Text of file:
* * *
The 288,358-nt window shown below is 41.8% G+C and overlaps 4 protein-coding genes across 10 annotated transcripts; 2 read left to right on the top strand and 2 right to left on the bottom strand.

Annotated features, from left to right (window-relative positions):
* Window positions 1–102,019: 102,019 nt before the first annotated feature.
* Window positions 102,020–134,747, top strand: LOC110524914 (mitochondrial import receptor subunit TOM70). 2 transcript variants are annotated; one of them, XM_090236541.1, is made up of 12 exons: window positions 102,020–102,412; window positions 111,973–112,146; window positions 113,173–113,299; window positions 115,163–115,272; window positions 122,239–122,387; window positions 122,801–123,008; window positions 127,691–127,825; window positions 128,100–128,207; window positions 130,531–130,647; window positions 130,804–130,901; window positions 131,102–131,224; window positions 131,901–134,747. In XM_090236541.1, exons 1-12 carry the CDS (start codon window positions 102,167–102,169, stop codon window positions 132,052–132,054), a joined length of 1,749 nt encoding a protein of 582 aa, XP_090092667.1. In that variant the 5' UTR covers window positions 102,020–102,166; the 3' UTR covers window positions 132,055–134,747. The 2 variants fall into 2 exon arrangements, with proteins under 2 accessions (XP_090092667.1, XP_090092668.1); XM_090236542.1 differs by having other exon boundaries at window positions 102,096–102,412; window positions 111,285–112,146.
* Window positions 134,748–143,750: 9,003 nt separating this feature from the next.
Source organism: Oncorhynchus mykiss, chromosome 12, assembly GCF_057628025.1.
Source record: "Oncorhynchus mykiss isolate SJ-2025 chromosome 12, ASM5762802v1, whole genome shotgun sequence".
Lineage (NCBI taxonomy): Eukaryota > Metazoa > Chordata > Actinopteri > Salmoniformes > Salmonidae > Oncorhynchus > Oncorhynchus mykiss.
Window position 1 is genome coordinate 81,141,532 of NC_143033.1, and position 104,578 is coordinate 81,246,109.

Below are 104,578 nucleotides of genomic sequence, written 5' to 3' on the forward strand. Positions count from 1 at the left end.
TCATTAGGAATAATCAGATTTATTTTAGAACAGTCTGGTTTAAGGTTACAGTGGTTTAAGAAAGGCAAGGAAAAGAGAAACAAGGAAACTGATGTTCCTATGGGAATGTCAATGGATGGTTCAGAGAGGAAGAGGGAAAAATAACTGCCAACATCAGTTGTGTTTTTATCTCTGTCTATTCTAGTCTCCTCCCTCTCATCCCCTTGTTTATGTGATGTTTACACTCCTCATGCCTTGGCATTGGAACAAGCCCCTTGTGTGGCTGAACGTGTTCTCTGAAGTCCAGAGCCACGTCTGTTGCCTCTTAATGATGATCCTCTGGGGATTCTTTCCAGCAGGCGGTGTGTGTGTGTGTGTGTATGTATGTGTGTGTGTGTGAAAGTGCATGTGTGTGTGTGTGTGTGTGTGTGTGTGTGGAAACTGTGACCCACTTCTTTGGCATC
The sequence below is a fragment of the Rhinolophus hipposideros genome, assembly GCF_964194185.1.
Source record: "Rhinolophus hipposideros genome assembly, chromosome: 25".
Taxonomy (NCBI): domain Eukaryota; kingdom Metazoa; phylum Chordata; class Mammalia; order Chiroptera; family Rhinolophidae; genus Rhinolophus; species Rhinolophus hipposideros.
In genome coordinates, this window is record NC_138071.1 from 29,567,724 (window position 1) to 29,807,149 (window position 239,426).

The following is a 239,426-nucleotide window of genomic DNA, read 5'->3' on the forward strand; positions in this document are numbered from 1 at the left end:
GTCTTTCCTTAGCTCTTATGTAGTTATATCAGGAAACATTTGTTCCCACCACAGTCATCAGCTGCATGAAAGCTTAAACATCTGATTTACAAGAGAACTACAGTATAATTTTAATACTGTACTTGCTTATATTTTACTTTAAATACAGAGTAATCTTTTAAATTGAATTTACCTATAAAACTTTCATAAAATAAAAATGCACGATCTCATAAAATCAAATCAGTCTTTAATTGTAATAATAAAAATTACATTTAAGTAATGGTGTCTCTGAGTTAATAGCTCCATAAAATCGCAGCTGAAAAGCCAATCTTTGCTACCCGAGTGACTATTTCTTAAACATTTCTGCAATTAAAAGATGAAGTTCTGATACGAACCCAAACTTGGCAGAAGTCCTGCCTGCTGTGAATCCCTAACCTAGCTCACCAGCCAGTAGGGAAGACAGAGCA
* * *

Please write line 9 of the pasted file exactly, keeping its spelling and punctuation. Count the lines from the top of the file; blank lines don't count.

Window position 1 is genome coordinate 81,141,532 of NC_143033.1, and position 104,578 is coordinate 81,246,109.